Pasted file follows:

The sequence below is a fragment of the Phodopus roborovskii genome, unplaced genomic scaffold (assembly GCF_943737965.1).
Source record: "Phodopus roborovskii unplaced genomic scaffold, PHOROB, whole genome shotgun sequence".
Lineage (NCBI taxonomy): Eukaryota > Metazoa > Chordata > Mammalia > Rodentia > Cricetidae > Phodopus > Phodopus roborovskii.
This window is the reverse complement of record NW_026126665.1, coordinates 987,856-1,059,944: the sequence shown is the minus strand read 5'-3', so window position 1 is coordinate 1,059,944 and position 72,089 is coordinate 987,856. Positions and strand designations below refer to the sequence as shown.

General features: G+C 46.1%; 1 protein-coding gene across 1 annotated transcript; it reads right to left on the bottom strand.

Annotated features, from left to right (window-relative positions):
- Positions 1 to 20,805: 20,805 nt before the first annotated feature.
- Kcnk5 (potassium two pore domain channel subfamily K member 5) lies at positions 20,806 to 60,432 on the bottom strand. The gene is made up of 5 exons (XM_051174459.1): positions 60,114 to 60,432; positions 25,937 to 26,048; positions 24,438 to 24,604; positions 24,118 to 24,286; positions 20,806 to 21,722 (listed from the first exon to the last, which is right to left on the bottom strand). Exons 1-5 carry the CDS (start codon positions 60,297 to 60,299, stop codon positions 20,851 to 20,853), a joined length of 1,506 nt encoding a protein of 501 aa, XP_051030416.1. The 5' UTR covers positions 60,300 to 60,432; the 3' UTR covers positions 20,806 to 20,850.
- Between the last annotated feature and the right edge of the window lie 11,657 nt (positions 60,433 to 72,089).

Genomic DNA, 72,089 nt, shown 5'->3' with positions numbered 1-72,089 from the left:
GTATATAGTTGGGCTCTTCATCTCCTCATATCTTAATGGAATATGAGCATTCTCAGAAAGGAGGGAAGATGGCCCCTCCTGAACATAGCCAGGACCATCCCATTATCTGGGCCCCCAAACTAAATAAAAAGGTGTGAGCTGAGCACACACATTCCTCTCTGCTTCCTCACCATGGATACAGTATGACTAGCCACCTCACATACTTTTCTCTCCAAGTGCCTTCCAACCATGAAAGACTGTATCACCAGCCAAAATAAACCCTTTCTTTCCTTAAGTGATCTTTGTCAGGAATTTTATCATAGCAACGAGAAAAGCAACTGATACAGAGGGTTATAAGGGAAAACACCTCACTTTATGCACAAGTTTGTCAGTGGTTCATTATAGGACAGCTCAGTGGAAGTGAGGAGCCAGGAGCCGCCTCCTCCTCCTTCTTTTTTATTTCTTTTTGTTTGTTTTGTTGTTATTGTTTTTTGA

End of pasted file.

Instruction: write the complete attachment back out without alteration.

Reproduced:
The sequence below is a fragment of the Phodopus roborovskii genome, unplaced genomic scaffold (assembly GCF_943737965.1).
Source record: "Phodopus roborovskii unplaced genomic scaffold, PHOROB, whole genome shotgun sequence".
Lineage (NCBI taxonomy): Eukaryota > Metazoa > Chordata > Mammalia > Rodentia > Cricetidae > Phodopus > Phodopus roborovskii.
This window is the reverse complement of record NW_026126665.1, coordinates 987,856-1,059,944: the sequence shown is the minus strand read 5'-3', so window position 1 is coordinate 1,059,944 and position 72,089 is coordinate 987,856. Positions and strand designations below refer to the sequence as shown.

General features: G+C 46.1%; 1 protein-coding gene across 1 annotated transcript; it reads right to left on the bottom strand.

Annotated features, from left to right (window-relative positions):
- Positions 1 to 20,805: 20,805 nt before the first annotated feature.
- Kcnk5 (potassium two pore domain channel subfamily K member 5) lies at positions 20,806 to 60,432 on the bottom strand. The gene is made up of 5 exons (XM_051174459.1): positions 60,114 to 60,432; positions 25,937 to 26,048; positions 24,438 to 24,604; positions 24,118 to 24,286; positions 20,806 to 21,722 (listed from the first exon to the last, which is right to left on the bottom strand). Exons 1-5 carry the CDS (start codon positions 60,297 to 60,299, stop codon positions 20,851 to 20,853), a joined length of 1,506 nt encoding a protein of 501 aa, XP_051030416.1. The 5' UTR covers positions 60,300 to 60,432; the 3' UTR covers positions 20,806 to 20,850.
- Between the last annotated feature and the right edge of the window lie 11,657 nt (positions 60,433 to 72,089).

Genomic DNA, 72,089 nt, shown 5'->3' with positions numbered 1-72,089 from the left:
GTATATAGTTGGGCTCTTCATCTCCTCATATCTTAATGGAATATGAGCATTCTCAGAAAGGAGGGAAGATGGCCCCTCCTGAACATAGCCAGGACCATCCCATTATCTGGGCCCCCAAACTAAATAAAAAGGTGTGAGCTGAGCACACACATTCCTCTCTGCTTCCTCACCATGGATACAGTATGACTAGCCACCTCACATACTTTTCTCTCCAAGTGCCTTCCAACCATGAAAGACTGTATCACCAGCCAAAATAAACCCTTTCTTTCCTTAAGTGATCTTTGTCAGGAATTTTATCATAGCAACGAGAAAAGCAACTGATACAGAGGGTTATAAGGGAAAACACCTCACTTTATGCACAAGTTTGTCAGTGGTTCATTATAGGACAGCTCAGTGGAAGTGAGGAGCCAGGAGCCGCCTCCTCCTCCTTCTTTTTTATTTCTTTTTGTTTGTTTTGTTGTTATTGTTTTTTGA